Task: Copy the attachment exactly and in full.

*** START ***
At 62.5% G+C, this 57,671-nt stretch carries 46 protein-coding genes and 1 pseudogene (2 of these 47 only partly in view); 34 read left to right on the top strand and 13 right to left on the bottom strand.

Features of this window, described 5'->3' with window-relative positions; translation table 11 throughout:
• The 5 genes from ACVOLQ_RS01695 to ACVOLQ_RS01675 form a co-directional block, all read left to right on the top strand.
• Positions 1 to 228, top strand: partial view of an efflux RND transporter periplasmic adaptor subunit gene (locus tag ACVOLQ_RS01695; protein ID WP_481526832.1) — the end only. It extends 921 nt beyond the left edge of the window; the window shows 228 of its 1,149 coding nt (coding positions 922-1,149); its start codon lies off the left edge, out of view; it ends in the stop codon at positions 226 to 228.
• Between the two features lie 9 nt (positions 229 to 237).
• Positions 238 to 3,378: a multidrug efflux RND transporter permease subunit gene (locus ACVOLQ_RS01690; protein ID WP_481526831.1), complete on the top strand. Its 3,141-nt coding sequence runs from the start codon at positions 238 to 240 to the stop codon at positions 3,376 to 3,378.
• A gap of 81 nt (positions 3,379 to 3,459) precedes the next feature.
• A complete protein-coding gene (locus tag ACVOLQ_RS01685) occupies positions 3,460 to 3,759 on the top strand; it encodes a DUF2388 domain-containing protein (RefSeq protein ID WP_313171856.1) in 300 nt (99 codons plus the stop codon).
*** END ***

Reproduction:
At 62.5% G+C, this 57,671-nt stretch carries 46 protein-coding genes and 1 pseudogene (2 of these 47 only partly in view); 34 read left to right on the top strand and 13 right to left on the bottom strand.

Features of this window, described 5'->3' with window-relative positions; translation table 11 throughout:
• The 5 genes from ACVOLQ_RS01695 to ACVOLQ_RS01675 form a co-directional block, all read left to right on the top strand.
• Positions 1 to 228, top strand: partial view of an efflux RND transporter periplasmic adaptor subunit gene (locus tag ACVOLQ_RS01695; protein ID WP_481526832.1) — the end only. It extends 921 nt beyond the left edge of the window; the window shows 228 of its 1,149 coding nt (coding positions 922-1,149); its start codon lies off the left edge, out of view; it ends in the stop codon at positions 226 to 228.
• Between the two features lie 9 nt (positions 229 to 237).
• Positions 238 to 3,378: a multidrug efflux RND transporter permease subunit gene (locus ACVOLQ_RS01690; protein ID WP_481526831.1), complete on the top strand. Its 3,141-nt coding sequence runs from the start codon at positions 238 to 240 to the stop codon at positions 3,376 to 3,378.
• A gap of 81 nt (positions 3,379 to 3,459) precedes the next feature.
• A complete protein-coding gene (locus tag ACVOLQ_RS01685) occupies positions 3,460 to 3,759 on the top strand; it encodes a DUF2388 domain-containing protein (RefSeq protein ID WP_313171856.1) in 300 nt (99 codons plus the stop codon).